Background: A series of meta-analyses of peer-reviewed studies of brain cancer and farming were performed, using 33 studies published between 1981 and 1996.
Methods: Before the meta-analyses, all studies were reviewed and evaluated for heterogeneity and publication bias. A random-effect model was used to estimate the combined relative risk.
Results: A meta-analysis including all the studies yielded an estimator of relative risk equal to 1.30, with a 95% confidence interval (95% CI) of 1.09, 1.56. The estimator of relative risk obtained from a meta-analysis restricted to female farmers was 1.04 (95% CI = 0.84, 1.29). A third meta-analysis restricted to studies of farmers residing in the central United States resulted in an estimator of relative risk equal 1.25 (95% CI = 1.09, 1.44). These findings were not influenced by either a publication bias or a specific study design.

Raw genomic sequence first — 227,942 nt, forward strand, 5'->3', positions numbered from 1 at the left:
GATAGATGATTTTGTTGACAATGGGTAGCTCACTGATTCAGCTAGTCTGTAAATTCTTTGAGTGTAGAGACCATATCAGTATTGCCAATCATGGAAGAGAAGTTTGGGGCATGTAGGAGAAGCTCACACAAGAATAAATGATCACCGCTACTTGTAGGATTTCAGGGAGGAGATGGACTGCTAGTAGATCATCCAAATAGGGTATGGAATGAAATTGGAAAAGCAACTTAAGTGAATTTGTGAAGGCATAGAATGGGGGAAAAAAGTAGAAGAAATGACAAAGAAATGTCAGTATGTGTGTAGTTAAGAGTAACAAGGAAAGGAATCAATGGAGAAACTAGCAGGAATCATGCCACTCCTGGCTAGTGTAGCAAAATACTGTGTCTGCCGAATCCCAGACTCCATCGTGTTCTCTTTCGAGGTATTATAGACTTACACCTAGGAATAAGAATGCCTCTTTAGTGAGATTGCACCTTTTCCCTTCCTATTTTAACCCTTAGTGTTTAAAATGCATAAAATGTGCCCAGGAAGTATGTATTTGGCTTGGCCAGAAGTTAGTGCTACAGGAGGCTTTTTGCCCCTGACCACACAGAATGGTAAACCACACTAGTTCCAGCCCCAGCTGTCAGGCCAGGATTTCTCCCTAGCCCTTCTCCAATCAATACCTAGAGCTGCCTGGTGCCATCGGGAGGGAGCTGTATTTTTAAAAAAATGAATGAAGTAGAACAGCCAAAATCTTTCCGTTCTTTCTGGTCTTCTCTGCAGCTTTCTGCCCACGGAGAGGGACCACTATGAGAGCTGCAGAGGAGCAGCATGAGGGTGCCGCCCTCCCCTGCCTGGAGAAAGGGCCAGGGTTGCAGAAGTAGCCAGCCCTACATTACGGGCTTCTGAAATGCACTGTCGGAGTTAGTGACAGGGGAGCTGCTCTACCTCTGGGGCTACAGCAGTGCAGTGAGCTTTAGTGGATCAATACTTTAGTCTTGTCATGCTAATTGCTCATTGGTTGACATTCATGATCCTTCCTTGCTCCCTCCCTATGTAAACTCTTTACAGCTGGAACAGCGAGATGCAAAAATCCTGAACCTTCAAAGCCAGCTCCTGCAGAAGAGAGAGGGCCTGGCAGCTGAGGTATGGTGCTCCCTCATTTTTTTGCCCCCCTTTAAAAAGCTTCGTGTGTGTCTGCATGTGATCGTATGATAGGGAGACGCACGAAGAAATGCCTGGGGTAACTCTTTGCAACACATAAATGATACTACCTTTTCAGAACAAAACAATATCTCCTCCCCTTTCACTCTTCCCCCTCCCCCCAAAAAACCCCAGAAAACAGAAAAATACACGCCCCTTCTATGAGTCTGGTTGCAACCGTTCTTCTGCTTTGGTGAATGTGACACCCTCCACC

Conclusion: The consistent significant positive findings suggests that there is a weak association between brain cancer and farming. Exposures commonly experienced by farmers including infectious microorganisms and pesticides may contribute to the increased risk of brain cancer.